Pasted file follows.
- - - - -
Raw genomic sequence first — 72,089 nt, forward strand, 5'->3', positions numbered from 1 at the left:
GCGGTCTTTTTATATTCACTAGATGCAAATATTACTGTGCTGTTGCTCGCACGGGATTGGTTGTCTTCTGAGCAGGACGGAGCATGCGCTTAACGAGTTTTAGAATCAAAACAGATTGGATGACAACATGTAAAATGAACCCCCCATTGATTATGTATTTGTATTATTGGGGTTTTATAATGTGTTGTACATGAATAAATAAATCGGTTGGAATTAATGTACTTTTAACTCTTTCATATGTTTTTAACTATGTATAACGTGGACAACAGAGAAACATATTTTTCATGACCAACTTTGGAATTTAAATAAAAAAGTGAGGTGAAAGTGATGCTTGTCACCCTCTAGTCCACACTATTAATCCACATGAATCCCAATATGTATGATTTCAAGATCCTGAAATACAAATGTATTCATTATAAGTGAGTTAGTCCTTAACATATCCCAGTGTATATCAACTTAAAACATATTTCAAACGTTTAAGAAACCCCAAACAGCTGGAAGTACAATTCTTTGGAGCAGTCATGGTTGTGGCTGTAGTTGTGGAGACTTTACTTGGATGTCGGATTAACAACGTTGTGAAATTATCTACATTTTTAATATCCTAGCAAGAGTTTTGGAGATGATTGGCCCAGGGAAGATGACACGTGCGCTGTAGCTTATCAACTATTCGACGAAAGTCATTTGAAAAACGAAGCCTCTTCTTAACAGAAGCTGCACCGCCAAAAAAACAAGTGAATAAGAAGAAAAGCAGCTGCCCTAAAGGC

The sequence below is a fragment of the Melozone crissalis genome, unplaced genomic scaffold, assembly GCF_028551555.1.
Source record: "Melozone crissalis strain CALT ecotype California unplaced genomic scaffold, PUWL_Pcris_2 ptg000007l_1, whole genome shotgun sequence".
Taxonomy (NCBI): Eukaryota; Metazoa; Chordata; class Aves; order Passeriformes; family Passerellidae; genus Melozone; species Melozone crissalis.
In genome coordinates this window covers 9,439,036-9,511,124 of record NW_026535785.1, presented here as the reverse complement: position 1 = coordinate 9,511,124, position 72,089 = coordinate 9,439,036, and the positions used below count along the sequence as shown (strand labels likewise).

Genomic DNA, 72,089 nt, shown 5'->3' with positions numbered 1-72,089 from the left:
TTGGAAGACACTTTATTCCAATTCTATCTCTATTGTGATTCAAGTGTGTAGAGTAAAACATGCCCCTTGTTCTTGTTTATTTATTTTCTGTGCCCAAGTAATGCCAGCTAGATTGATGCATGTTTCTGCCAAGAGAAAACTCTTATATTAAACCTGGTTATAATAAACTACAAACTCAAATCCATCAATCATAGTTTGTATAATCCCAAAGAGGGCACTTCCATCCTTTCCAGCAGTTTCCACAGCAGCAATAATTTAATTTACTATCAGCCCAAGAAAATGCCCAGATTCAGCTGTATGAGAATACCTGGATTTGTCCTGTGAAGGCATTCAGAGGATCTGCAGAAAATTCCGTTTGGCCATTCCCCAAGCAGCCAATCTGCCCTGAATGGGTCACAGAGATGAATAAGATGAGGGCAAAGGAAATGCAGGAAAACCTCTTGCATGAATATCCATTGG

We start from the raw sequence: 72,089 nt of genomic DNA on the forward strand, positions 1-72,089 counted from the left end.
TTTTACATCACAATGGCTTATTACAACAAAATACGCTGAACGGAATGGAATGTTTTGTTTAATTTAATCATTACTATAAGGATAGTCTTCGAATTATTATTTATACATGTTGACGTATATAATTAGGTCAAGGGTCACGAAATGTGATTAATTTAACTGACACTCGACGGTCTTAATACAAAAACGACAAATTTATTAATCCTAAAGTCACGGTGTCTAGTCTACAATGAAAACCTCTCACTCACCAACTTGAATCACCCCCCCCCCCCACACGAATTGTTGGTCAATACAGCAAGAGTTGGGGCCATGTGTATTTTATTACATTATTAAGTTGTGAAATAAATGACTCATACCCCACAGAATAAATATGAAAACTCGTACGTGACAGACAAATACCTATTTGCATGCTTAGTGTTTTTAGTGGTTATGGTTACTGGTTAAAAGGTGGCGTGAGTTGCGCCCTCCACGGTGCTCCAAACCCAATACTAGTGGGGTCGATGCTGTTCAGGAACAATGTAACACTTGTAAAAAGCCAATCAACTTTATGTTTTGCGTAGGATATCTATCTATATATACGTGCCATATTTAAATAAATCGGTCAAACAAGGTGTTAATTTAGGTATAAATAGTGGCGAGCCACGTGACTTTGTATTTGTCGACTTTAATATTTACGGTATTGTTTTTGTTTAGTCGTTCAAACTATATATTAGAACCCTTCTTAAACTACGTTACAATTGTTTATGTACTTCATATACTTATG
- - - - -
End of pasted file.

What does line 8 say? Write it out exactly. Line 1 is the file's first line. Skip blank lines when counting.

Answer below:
TTGGAAGACACTTTATTCCAATTCTATCTCTATTGTGATTCAAGTGTGTAGAGTAAAACATGCCCCTTGTTCTTGTTTATTTATTTTCTGTGCCCAAGTAATGCCAGCTAGATTGATGCATGTTTCTGCCAAGAGAAAACTCTTATATTAAACCTGGTTATAATAAACTACAAACTCAAATCCATCAATCATAGTTTGTATAATCCCAAAGAGGGCACTTCCATCCTTTCCAGCAGTTTCCACAGCAGCAATAATTTAATTTACTATCAGCCCAAGAAAATGCCCAGATTCAGCTGTATGAGAATACCTGGATTTGTCCTGTGAAGGCATTCAGAGGATCTGCAGAAAATTCCGTTTGGCCATTCCCCAAGCAGCCAATCTGCCCTGAATGGGTCACAGAGATGAATAAGATGAGGGCAAAGGAAATGCAGGAAAACCTCTTGCATGAATATCCATTGG